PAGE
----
He admits that it’s usually tough for bands on the island due to the lack of venues, but they’re planning to return regularly now that this fanbase is in place – you can’t beat having screaming girls at your gigs five months in – and they even do a post-gig signing-and-photo session. As for the show itself, Sinclair- Scott is an engaging presence, with hints of Axl Rose vocally, albeit also a bit of Mika image-wise (mostly just the hair, in fairness) and they channel more Axl ‘n’ Slash with an impressive stab at ‘Live and Let Die’ late on. Some of the chaps backstage are under the impression that the PA is playing the Guns ‘n’ Roses version, which is quite a compliment.

There’s a bit of déjà vu next as another great hole engulfs the main stage line-up when US rock starlet Lissie fails to show, but the tent begins to fill up anyway as there’s clearly enormous enthusiasm for Example, who’s up next. Perhaps wary of the Mika business his career picked up no end when he cut off the curly locks – well, that and switching to trance-pop – and the tent goes absolutely Beyonce-at- Glastonbury mental. It’s a good policy, booking artists who’ll have a massive number one hit the week before the festival.

In search of proper hip-hop, though, we head off to the Get Down stage where some more admirable booking has gone down. The likes of Marcus Intalex and Goldie will showcase two generations of drum and bass here later, but now it’s underrated Brit-rapper Jehst - often described as a poet by those who know it – with hype-help from fellow UK MC Micall Parknsn.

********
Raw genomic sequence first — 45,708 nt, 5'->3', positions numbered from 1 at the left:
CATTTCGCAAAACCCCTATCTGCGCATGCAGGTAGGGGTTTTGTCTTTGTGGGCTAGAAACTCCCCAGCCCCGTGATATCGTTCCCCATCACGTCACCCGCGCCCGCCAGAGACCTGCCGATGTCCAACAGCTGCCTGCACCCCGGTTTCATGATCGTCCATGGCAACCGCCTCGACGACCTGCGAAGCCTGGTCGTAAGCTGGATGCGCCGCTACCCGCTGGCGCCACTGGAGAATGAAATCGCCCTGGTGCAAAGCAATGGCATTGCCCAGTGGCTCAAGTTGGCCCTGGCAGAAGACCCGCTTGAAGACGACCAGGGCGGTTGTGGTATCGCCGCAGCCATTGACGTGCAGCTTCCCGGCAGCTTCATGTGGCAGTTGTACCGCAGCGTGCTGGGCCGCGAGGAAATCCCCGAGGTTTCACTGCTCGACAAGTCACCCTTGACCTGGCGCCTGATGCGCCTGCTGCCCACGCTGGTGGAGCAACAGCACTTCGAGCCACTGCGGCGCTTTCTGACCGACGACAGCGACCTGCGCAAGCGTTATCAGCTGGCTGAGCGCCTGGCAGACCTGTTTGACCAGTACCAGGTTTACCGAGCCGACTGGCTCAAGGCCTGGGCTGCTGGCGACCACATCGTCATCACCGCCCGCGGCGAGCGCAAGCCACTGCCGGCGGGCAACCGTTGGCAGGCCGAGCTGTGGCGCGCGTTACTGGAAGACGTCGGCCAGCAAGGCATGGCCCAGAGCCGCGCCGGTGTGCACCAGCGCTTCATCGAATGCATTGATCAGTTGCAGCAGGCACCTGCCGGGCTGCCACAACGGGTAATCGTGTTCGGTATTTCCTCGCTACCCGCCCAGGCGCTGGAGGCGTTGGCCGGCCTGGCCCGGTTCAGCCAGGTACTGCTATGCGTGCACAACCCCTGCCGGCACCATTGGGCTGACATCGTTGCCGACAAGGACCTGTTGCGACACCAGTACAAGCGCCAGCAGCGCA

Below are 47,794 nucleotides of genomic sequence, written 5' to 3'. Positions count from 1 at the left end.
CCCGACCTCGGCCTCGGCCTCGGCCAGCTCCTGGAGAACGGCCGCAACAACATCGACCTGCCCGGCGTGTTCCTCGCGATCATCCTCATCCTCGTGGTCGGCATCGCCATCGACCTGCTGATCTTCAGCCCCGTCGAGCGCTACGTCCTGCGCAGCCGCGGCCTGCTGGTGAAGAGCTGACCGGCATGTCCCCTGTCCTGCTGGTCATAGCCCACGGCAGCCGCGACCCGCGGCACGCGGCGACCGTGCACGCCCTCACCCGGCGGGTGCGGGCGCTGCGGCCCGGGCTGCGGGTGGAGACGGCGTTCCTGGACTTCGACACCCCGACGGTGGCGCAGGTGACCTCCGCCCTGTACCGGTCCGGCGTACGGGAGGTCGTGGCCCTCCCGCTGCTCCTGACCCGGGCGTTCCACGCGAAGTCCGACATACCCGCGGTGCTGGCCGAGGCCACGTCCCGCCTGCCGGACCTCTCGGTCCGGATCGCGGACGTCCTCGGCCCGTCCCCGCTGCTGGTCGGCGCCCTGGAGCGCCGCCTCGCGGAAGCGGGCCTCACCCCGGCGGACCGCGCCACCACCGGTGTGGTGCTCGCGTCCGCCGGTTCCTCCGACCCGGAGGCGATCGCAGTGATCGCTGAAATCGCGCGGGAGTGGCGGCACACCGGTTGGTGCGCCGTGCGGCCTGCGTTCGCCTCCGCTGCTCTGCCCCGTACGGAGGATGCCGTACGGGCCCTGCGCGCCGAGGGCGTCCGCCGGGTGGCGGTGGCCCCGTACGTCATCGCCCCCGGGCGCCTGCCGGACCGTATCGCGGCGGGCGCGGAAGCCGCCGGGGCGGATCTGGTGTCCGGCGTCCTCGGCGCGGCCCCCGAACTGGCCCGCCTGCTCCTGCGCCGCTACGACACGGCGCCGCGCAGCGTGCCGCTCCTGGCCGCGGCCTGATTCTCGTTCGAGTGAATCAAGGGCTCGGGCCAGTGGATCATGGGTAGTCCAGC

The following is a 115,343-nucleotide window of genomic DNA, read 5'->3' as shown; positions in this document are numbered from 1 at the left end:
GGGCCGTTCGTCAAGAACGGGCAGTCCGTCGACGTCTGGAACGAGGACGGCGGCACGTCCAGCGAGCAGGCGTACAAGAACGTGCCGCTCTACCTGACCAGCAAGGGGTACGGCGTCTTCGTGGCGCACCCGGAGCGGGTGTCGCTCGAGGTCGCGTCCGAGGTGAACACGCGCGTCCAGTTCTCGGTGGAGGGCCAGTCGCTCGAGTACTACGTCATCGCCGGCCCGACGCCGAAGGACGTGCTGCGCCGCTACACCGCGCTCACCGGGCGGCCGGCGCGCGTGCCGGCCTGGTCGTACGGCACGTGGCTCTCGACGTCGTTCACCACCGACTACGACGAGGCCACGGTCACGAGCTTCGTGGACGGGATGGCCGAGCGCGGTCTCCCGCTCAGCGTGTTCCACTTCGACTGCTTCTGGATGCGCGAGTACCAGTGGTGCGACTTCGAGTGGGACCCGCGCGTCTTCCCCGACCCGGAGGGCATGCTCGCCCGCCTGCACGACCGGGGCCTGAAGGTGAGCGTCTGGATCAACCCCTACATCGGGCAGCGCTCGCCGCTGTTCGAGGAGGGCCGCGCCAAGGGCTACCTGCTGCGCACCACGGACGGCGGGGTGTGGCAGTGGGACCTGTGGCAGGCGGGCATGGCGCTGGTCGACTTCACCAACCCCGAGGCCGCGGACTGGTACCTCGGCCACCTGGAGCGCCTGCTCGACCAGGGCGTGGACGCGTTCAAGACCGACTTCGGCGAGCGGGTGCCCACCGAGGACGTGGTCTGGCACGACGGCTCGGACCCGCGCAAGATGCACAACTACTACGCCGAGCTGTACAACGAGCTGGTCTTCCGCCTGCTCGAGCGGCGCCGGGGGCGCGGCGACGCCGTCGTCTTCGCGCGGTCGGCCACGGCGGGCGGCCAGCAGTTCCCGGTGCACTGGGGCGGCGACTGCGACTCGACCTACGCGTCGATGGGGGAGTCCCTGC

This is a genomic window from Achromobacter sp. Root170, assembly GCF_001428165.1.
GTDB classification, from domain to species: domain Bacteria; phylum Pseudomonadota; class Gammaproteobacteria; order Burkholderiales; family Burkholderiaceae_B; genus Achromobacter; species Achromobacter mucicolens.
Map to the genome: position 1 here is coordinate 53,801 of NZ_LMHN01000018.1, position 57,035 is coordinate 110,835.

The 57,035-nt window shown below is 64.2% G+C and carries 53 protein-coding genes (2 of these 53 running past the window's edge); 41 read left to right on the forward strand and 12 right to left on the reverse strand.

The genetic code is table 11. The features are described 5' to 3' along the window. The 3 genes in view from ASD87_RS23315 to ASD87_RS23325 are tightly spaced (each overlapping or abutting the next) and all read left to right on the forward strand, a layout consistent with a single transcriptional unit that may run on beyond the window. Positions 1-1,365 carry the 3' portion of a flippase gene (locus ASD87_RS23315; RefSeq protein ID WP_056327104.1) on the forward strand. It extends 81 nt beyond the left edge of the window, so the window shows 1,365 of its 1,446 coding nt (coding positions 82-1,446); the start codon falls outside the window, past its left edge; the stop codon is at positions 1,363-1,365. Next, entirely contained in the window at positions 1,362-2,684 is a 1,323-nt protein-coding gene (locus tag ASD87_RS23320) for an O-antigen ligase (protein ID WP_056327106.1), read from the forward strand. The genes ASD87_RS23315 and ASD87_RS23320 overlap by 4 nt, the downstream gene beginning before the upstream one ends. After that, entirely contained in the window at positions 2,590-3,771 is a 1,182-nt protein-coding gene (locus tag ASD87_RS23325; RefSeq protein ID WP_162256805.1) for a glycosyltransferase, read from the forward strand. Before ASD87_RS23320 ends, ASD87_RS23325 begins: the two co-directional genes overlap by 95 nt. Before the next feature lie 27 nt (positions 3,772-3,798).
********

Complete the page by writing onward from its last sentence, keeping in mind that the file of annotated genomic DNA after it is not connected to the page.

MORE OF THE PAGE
Witty souls, they turn the small stage and small crowd into prime comedy – hey, they’re used to it – and bemoan one disadvantage of island life. “It’s very expensive to smoke a Camberwell Carrot round here innit,” says Jehst, while Parknsn continues the theme for the local coppers looking on. “I like to smoke weed. Sorry police but I got three kids, I gotta bung summat.” Jehst then does his bit for crime prevention with a splendid bit of spoken word that initially sounds like classic ganster bravado about robbing banks but winds up with everyone getting nicked. “And that’s the moral of that tale…”

A change of pace on the main stage now as Springsteen protégés The Gaslight Anthem rattle through some warm, well-crafted and welcoming folk-rock. Then frontman Brian Fallon has to go and bring up Jersey. “You hate them?” Big cheer. “What happened? Did someone date somebody’s sister?”

After that the rest of the site rapidly begins to empty – Goldie ends up playing to about five times less people than Jehst and Parknsn managed earlier – as it’s time for Screamadelica. “The first rock band in Guernsey since 1945” joshes Bobby Gillespie, chuckling to himself, but no-one really minds. This is music-watching bordering on worship, as a lot of 40 year-old couples dance like they haven’t danced in years (ecstasy is probably quite hard to come by here too) and the young’uns gradually get what the fuss is all about. By the end, and Come Together, Bob has lost control, the locals are in full choir mode and aren’t stopping until they’re good and ready.

It’s a lovely sight. It’s a lovely place. Rock on, Guernsey.

Words by Si Hawkins

View a photo gallery from the Guernsey Festival of Performing Arts 2011 HERE.